Dear Writers & Theater People
For any of you who have thought at one point or another, (or continuously) that writing a musical about your experience AND being in it is a presumptuous disaster waiting to happen, you are not the only one who thinks that. I think that. Or did. (Do? Depends on the day…) INDIAN JOE, the musical was never on my list of things to write, and I’m pretty sure I’m shocked it's happened. So this is the how-to of me moving from totally doubting myself and this process, to feeling like it must be done regardless.
I am the actor who has believed that if you don’t have your classical training, didn’t get an MFA and / or can’t weave in and out of discussions about psychological gesture, Grotowski Shaker Songs, iambs, trochees, dactyls, or anapests, then you shouldn’t be on the stage. (I’m really winning you over with my pride and prejudice, aren't I?) Thankfully, I don’t believe that anymore. But I do still believe that the training I received as an actor is essential to my longevity in the form. It’s what allows me to say with confidence that I am an actor. That’s what I do.
Therefore, based on this logic, I should never even try to put a pen to paper or tell a story in musical format: I didn’t formally study songwriting, composition, music theory, etc. (16 years of formal violin training counts for something, but not totally.) Still, there are tricks of the trade unlearned, and 10,000 hours of training left undone. So what authentic, viable writing can come from someone in such a position?
Hashtag Hack, I think. (Or thought? Depends on the day…)
But sometimes necessity trumps preference. That’s the deal.Sometimes a 120 pound woman picks up a car because it’s crushing her child. Sometimes a soldier runs 200 miles at a pop to avoid capture in enemy territory. The part of the brain that kicks into necessity when your good sense is saying, “You can never do this, you crazy person!” is the stuff that makes us realize we are more than we are. And isn’t that what we are trying to say with our lives in the theatre anyway? We underestimate the large swaths of knowledge that we amass as we move in and out of creating theatre in different ways.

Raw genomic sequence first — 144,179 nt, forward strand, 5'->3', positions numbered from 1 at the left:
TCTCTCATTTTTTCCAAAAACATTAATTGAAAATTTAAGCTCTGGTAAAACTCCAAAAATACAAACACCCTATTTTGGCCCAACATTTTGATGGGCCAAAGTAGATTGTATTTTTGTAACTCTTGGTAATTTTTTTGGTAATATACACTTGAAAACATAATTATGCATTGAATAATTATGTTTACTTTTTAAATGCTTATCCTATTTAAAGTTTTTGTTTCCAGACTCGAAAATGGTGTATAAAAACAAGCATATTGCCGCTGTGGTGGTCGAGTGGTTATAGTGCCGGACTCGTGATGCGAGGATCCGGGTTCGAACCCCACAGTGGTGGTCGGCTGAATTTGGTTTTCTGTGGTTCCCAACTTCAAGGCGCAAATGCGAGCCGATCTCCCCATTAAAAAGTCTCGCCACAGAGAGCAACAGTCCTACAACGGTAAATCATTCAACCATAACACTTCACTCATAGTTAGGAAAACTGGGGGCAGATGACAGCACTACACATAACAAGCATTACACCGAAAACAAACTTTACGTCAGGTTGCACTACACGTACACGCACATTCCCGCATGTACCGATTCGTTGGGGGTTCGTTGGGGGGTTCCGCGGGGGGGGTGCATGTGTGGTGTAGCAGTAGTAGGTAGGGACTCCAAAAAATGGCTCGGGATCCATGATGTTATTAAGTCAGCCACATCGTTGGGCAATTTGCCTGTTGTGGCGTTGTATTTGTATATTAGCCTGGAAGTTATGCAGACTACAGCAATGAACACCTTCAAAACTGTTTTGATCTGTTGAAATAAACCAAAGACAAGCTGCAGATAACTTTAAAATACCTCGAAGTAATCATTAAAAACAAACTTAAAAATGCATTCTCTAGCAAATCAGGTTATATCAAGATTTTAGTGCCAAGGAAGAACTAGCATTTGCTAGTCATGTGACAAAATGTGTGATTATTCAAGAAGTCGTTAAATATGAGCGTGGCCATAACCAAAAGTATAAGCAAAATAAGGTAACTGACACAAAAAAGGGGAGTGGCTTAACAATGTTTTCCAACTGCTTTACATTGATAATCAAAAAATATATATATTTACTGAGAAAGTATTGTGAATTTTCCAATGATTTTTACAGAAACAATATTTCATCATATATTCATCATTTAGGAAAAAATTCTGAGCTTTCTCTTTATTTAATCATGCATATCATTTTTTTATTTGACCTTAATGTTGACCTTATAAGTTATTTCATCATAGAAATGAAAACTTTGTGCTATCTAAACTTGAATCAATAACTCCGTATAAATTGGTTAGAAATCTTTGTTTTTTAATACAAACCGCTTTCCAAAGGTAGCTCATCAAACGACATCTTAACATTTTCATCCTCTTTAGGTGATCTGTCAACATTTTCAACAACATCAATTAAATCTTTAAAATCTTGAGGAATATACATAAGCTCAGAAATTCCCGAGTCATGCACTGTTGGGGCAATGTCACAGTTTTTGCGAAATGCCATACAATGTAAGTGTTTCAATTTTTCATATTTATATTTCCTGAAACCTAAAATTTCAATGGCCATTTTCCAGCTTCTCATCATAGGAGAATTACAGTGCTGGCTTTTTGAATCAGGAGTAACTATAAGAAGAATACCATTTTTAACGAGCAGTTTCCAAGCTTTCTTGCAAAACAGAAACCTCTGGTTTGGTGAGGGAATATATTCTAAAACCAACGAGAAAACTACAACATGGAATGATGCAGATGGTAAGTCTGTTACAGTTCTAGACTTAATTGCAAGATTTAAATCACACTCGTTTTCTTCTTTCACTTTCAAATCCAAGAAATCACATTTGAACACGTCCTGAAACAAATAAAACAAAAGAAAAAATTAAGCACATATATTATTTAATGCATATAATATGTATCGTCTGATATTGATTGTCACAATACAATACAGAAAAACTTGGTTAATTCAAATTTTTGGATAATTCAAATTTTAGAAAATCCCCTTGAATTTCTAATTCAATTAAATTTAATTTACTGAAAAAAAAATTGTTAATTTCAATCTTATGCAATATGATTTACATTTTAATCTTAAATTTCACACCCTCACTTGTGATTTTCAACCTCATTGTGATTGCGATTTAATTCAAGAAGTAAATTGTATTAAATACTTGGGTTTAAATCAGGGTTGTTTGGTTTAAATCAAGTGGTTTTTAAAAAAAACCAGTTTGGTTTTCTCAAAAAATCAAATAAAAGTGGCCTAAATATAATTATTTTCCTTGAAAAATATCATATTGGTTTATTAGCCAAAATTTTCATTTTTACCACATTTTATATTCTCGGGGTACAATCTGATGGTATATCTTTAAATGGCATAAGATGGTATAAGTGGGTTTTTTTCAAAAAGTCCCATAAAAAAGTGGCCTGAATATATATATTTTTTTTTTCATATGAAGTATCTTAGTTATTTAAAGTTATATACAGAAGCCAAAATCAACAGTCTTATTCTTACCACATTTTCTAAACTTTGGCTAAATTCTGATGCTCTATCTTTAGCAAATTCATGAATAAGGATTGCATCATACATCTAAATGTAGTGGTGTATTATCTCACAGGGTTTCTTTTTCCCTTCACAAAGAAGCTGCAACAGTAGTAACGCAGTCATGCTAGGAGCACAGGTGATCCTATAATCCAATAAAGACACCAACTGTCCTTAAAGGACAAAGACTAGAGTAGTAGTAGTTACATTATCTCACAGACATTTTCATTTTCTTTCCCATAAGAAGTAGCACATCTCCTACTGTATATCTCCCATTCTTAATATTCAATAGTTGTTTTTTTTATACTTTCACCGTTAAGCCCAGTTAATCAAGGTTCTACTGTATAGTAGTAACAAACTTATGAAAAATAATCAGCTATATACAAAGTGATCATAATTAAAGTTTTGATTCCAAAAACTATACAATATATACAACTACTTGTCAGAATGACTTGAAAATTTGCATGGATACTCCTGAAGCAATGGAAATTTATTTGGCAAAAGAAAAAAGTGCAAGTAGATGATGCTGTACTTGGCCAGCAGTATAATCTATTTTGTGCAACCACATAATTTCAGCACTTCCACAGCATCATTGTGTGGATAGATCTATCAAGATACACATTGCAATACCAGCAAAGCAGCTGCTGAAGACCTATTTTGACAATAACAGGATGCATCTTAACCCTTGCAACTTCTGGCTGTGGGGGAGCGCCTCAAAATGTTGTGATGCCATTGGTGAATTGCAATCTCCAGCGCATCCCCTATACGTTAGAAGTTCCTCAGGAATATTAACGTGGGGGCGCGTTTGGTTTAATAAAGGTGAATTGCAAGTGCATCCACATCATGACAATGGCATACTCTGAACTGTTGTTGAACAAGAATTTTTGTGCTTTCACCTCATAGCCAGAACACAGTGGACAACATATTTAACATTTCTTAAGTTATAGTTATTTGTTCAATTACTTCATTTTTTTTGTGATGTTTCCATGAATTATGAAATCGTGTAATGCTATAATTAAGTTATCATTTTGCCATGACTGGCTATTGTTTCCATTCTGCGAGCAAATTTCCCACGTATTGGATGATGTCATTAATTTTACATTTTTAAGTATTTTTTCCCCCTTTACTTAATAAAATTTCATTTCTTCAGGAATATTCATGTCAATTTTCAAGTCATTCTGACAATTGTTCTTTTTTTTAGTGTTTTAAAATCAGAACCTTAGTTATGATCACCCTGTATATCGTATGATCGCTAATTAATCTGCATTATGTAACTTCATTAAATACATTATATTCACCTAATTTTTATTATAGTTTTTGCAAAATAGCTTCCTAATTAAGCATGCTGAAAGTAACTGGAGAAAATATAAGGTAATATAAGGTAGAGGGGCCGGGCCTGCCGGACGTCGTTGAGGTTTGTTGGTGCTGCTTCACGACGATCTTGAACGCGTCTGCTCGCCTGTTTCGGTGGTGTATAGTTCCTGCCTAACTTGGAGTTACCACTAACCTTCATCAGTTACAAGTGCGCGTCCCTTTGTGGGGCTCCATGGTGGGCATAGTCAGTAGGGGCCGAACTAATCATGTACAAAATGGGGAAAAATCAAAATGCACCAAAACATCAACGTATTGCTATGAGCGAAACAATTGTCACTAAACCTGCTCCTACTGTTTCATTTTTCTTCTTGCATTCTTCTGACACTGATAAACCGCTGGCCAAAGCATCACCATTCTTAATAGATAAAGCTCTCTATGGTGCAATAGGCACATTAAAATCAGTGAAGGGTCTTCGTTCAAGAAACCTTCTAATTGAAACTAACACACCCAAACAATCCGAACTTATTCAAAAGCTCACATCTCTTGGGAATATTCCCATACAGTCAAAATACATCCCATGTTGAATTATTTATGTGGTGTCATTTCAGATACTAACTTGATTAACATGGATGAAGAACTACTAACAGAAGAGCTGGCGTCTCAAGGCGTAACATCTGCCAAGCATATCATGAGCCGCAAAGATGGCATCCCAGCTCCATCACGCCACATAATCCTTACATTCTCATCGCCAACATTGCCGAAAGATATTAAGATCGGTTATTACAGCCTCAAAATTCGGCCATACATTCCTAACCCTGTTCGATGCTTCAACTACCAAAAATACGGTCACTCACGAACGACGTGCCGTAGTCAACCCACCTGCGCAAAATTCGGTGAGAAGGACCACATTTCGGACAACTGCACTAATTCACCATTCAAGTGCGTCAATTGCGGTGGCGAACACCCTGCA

(Disclaimer: I’ve never picked up a car or run more than 8 miles at a time.)
So no, I don’t have two MFA's (yet), but there is part of my brain that knows I have a really important legacy of a man named Joe to protect with this show, so rewriting lyrics again or finishing the illusive Scene 15 is me throwing the proverbial car off the other part of me that being crushed by my own fear.
Thesis Statement? There is no presumption to pin on me that I have not already pinned on myself.
One of the lines in my show is, “Being born is a mess. So is dying.” Another character responds, “So is living.” Writing a musical about real stuff is messy. But underneath that big mess of it all is a reward greater than my angst of dealing with my presumption and failure. If you come see INDIAN JOE the musical, lean in with me and know that I don’t know everything, but I know enough to know I have to keep going.